As new generations come through, so do advertising preferences. Our world has had it all: direct contact with door-to-door salesmen, aggressive telemarketing, a colorful array of TV ads, and more recently huge numbers of advertising banners covering our screens. Each ad type worked well for a certain demographic but could often bring lackluster results when it came to newer audiences.
Now that Gen Zers (a.k.a. zoomers) are slowly taking over the world of mainstream media, the biggest question remains: how can we keep them captivated by our CTV content?
But for that, we first need to learn more about what the term “Gen Z” entails.
Defining the Z
While researchers are still discussing the exact years, Gen Z loosely includes people from the mid-nineties to the early 2010s, making it the second youngest generation after the Alphas. Usually no older than 25 by 2023, ‘Z’ consists of people born during the start of the Internet era. As the first generation raised in a world full of information from a number of media sources, Gen Zs learned to maneuver through this sphere from a young age; that very skill became a complicated scenario for marketers trying to engage them.
Millennials, the generation before zoomers, were more predisposed towards traditional digital advertising strategies, be they email promotions, online banners, video ads, or Facebook posts. In comparison, zoomers successfully avoid these strategies; for example, 84% of Gen Zers skip video ads altogether. With the Internet already being there when zoomers were born, they had to learn to filter out the more persistent and on-the-nose marketing approaches, and marketers had to improvise.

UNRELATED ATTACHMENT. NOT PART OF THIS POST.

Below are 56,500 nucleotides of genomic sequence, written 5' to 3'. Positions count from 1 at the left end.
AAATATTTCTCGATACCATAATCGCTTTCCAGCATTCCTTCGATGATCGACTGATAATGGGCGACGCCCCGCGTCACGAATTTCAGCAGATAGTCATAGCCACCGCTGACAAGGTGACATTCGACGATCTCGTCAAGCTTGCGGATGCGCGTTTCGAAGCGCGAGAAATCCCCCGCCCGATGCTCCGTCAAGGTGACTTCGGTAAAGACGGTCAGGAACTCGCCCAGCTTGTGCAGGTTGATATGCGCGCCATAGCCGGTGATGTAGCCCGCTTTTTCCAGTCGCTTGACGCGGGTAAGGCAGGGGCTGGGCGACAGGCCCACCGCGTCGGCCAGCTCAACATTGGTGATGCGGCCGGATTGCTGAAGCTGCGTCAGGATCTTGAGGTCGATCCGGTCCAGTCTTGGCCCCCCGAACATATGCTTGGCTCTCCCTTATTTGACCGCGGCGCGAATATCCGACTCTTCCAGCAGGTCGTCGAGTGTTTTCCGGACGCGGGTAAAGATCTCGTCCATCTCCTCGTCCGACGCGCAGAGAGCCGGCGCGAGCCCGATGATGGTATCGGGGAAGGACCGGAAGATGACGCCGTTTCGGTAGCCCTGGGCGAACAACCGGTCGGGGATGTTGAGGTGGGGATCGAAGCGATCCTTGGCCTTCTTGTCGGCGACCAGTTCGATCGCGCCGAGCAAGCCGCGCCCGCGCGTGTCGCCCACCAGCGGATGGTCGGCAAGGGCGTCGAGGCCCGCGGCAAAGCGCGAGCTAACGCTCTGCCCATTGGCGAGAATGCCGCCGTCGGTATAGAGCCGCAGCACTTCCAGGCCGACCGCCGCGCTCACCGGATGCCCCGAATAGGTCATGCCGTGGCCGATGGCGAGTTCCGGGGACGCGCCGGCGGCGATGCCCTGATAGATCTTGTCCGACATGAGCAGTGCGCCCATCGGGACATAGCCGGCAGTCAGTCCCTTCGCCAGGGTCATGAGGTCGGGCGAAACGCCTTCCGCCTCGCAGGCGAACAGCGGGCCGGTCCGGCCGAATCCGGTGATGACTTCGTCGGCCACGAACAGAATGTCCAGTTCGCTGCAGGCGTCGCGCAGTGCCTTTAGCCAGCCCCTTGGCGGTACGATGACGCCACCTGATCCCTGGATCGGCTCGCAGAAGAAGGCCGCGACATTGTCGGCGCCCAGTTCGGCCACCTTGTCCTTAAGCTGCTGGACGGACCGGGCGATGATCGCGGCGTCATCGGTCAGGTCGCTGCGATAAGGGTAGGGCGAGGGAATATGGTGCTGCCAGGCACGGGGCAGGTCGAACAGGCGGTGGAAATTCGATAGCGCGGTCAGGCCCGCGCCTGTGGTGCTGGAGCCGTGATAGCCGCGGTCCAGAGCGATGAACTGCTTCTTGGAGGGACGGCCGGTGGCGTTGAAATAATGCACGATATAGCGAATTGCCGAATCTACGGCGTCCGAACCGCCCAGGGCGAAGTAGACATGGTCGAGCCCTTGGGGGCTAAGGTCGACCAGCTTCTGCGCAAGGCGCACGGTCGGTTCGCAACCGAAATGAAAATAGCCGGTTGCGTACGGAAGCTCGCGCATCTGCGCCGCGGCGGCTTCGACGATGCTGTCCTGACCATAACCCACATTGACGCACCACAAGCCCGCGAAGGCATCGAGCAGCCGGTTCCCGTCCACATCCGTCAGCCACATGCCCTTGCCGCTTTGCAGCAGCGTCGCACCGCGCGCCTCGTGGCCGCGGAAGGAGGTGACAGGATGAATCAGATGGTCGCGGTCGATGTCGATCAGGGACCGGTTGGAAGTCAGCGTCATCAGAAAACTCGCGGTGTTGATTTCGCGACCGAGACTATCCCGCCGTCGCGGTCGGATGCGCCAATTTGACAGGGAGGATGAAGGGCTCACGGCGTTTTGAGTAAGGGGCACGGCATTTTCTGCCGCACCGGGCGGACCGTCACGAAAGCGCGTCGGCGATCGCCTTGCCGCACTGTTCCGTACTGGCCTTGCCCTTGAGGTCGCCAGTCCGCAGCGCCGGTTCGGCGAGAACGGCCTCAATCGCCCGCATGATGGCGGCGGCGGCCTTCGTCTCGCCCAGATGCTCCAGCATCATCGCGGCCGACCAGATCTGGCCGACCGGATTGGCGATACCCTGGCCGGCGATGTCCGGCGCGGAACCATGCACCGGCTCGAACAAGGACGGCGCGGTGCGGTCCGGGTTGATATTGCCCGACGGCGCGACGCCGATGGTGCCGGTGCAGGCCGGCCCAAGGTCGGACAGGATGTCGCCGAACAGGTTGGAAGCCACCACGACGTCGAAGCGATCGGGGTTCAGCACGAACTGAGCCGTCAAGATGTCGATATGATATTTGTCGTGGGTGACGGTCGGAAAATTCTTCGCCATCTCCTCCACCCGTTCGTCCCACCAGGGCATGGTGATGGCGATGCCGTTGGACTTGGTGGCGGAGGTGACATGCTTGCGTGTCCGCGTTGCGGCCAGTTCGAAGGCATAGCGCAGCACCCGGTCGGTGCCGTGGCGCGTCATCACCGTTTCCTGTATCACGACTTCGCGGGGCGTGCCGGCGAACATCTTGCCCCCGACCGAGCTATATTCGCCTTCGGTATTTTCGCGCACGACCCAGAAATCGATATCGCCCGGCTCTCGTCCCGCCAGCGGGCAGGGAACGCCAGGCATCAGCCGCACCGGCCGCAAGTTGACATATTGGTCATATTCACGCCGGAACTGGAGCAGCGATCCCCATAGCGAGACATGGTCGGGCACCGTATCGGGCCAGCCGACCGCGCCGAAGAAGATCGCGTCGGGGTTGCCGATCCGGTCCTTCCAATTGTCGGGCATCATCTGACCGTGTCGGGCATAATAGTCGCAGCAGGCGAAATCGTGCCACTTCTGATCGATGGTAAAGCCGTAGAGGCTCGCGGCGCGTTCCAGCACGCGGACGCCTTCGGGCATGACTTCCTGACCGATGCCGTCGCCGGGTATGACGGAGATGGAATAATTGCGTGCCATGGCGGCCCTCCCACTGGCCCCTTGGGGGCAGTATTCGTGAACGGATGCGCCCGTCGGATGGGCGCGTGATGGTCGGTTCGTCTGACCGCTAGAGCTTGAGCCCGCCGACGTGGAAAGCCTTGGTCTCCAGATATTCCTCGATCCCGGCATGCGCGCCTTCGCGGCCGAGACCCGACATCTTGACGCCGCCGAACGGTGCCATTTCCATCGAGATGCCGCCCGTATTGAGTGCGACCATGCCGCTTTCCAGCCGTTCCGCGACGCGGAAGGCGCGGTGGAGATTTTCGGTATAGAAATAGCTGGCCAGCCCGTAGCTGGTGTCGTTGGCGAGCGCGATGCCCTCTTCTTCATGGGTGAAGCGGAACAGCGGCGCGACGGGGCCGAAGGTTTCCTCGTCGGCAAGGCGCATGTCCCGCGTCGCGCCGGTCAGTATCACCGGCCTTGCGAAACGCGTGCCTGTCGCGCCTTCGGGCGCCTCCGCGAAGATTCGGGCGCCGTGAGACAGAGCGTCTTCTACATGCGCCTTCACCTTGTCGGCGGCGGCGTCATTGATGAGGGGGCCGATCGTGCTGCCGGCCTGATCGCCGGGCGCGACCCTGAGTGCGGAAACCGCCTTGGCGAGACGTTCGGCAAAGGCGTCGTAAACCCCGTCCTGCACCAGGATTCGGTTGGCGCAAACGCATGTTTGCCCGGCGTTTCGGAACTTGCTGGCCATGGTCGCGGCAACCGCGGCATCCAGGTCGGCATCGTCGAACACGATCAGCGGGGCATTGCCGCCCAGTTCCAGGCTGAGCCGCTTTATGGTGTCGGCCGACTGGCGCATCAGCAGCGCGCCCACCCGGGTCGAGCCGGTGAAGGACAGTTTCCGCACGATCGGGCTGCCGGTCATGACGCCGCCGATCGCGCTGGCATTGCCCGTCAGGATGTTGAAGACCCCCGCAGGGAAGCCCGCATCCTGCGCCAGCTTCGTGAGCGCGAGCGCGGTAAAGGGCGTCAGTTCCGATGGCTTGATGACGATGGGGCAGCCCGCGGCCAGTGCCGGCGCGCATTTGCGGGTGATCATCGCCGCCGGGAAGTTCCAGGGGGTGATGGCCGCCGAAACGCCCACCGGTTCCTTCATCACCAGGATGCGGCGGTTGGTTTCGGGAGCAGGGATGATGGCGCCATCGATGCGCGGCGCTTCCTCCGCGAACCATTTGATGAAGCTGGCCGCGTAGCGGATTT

Short, convenient, and diverse are the three keywords to success. More inclusive and tolerant than previous generations, Zs are striving to see a colorful and diverse world, and this thought is imprinted in their ad preferences. Not only that, but it has to be quick and convenient, too. Prone to multitasking, zoomers want to get it done quickly; if the ad is showing them the desired product, it is better to have the option of purchasing it the very next minute.
With that in mind, what strategies work best for such a generation?
So, faceless, generic marketing no longer works – ads need to adhere to their audience, both in content and format. Here is a list of CTV marketing strategies that apply these rules.
41% of Gen Z are impulse buyers. The fewer steps there are between discovering a product and buying it, the more likely they are to go ahead with the purchase. It is especially crucial in the context of CTVs.
Imagine this scenario: a customer is watching their favorite show and encounters an ad. The product interests them, but when clicking on the ad, they stumble upon a difficult fill-out form with several steps. Their watching flow is interrupted, and the impulse is likely gone during the time they complete everything – a negative experience all around.
Internal wallets and one-click purchases, however, solve this issue. The time between impression and purchase may be so short that it does not even constitute a pause in their show, and everything can be done in one go.
An even more non-intrusive option is a QR code that can be scanned in one swift motion. It is especially beneficial in the CTV format, as customers can just pull out their smartphone during their viewing experience instead of pausing what they’re watching.
Combined with the previous tip, QR codes can become a godsend for Gen Zs, who are used to multitasking – chances are, the smartphone is already in their hand!
Prioritize people, not brands
The days of pure branded advertisements are long gone. With the emergence of YouTube, Twitch, and TikTok, Generation Z have turned towards celebrities and internet personas. Parasocial relationships gave them a new and very powerful tool to engage their audience.
In the case of CTV advertising, that means more focus on native advertising as well as ads that include personas promoting your products. Zoomers probably won’t find that item of clothing very interesting in a vacuum, unless it is worn by their favorite celeb.
In summary, try to show more faces and fewer products, and younger audiences will lock in on that.